We want our criminal justice system to treat everyone fairly, regardless of race or socioeconomic background.
But as cellphone videos of our most egregious police shootings have shown, that doesn’t always happen. Even as such images have exposed injustices, they have also sparked deep mistrust of police practices, especially among minorities in low-income, high-crime areas.
That’s why local leaders must take a close, careful look at the statistics behind Observer reporter Steve Harrison’s report Sunday on low-level marijuana arrests over the past two years.
He found that 26 percent of blacks were arrested for marijuana posession, while 9 percent of whites were arrested. The others got citations.
It is worth noting that studies show blacks and whites use the drug at comparable rates.
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There might be good explanations for the disparity – reasons having little to do with race. Perhaps, as police officials have suggested, the disparities come as officers make more arrests in high-crime areas. Perhaps, as Charlotte City Council member Al Austin has suggested, law-abiding citizens in those areas have pressed police for more arrests to combat street crime.
But in the Black Lives Matter era, trust between police and minority communities is more fragile than ever. These disparities must be dissected thoroughly and publicly by the police and by the city council. If the disparities can be traced to a focus on high-crime areas or other non-racial factors, Chief Kerr Putney should offer the statistical and geographic evidence, not just personal assurances of non-racial motives.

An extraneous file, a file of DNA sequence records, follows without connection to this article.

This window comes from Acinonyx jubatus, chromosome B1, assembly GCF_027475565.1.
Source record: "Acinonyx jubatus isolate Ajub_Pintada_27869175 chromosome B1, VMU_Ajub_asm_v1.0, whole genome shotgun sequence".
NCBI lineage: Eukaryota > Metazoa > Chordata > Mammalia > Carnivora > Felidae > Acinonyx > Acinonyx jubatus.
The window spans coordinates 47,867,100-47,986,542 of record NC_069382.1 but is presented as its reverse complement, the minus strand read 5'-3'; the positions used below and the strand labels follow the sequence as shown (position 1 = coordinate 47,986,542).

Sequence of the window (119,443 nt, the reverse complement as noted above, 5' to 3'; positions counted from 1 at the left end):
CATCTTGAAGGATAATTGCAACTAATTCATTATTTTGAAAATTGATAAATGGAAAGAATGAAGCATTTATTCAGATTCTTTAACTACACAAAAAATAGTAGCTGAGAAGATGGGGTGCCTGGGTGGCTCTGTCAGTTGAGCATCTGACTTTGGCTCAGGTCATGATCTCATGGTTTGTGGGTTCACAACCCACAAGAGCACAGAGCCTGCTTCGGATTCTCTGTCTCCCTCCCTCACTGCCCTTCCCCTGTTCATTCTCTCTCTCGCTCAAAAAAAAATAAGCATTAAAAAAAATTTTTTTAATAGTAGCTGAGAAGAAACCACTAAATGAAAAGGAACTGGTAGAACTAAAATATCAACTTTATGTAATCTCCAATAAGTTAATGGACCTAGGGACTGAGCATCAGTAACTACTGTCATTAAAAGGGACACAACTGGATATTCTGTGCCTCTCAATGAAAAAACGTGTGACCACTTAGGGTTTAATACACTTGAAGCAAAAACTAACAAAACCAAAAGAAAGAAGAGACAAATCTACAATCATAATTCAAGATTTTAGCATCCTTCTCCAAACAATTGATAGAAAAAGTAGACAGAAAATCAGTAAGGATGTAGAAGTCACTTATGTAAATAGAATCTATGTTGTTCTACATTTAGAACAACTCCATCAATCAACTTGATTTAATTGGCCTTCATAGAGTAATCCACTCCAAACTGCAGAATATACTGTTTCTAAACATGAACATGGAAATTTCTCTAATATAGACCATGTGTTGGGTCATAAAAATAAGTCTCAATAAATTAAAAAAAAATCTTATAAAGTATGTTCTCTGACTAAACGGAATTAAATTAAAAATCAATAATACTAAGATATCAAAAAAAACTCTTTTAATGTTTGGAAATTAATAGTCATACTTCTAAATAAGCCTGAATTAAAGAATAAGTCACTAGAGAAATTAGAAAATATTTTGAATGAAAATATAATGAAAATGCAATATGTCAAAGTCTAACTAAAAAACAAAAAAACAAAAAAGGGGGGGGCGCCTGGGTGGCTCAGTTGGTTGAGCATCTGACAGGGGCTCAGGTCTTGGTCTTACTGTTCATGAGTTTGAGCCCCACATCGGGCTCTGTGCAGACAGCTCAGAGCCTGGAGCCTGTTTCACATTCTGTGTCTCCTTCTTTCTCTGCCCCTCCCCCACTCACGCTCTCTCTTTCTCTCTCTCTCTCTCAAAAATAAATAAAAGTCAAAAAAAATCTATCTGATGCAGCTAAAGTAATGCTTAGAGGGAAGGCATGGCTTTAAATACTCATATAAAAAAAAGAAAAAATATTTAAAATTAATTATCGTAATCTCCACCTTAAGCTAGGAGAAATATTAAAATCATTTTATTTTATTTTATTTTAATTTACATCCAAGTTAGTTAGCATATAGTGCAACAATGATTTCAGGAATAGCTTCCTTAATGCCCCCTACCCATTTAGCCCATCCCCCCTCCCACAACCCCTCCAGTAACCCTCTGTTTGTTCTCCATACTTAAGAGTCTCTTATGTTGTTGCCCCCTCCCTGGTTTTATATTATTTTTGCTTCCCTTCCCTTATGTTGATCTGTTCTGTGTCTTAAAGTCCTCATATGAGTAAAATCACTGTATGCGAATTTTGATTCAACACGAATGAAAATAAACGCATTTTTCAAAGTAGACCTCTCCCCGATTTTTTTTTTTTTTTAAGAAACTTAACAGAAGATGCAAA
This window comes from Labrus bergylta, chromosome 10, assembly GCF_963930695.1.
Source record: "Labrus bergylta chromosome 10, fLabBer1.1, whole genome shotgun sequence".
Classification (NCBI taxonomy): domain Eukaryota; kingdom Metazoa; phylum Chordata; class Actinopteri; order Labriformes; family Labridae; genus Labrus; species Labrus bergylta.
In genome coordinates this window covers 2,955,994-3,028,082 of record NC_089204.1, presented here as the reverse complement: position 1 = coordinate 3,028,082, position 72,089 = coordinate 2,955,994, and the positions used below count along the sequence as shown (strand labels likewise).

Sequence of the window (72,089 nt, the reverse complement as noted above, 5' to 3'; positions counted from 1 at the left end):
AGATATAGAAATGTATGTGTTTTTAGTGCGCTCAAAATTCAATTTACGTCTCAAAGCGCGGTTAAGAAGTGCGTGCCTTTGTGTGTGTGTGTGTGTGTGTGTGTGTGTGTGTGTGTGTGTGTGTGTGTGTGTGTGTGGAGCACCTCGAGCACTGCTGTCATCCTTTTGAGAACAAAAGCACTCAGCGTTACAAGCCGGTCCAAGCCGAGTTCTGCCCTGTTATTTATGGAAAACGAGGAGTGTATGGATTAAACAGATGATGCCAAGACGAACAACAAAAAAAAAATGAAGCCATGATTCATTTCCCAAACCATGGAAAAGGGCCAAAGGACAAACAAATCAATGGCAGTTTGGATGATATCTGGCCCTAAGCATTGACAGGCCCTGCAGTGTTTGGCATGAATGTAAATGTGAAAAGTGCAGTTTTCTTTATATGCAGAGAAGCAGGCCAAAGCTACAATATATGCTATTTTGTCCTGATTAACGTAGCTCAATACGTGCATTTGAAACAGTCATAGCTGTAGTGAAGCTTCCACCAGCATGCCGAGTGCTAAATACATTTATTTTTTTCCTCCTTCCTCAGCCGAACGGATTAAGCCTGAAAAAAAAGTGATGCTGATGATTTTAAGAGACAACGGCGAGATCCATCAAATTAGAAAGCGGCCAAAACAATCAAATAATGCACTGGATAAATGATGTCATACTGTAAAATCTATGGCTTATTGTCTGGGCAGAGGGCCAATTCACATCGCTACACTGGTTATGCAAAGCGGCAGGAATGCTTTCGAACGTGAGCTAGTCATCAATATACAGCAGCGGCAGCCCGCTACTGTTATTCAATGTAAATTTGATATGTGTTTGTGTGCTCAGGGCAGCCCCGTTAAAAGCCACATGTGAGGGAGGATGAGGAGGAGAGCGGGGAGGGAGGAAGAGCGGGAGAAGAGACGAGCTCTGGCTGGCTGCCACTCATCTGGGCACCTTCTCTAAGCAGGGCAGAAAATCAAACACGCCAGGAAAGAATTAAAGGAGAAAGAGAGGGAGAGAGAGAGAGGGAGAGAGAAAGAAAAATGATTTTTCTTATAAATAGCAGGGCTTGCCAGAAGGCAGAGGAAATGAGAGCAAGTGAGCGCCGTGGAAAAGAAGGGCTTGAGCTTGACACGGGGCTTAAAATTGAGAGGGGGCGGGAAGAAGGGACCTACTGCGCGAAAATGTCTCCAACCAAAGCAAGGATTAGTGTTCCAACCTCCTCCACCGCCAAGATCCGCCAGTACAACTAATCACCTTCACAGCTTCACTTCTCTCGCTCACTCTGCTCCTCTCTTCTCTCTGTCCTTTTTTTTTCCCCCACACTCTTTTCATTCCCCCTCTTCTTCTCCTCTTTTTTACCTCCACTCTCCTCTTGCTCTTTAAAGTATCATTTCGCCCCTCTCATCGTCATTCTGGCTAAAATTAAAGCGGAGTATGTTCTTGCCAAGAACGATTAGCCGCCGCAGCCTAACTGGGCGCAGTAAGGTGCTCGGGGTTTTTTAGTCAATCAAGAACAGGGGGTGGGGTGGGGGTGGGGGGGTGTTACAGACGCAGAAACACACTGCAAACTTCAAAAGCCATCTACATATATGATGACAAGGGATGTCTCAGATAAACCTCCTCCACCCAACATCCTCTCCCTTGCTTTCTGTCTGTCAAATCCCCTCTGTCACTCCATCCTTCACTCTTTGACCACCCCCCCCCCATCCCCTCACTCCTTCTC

To their credit, Charlotte-Mecklenburg police have been quietly shifting from making arrests to issuing citations in low-level marijuana possession cases. Arrests for such minor offenses often do more social harm than good. They saddle inner-city youth with criminal records that hinder them from getting decent jobs or the financial aid they need to pursue higher education.
But given how rapidly public attitudes toward marijuana usage are evolving – and given how strongly some citizens still feel about keeping tough penalties against it – police officials shouldn’t have made such an important shift without clear policy direction from city council and the mayor.
There apparently haven’t been any discussions about the recent changes in police department’s drug enforcement priorities. Those conversations must start. Officers should keep some discretion about when to arrest, but the council must supply broad policy frames to guide police work on this key issue.
If the council fears legislative backlash from Raleigh – a possibility council member Claire Fallon raised to the editorial board Tuesday – it should at least adopt a resolution clarifying the group’s position.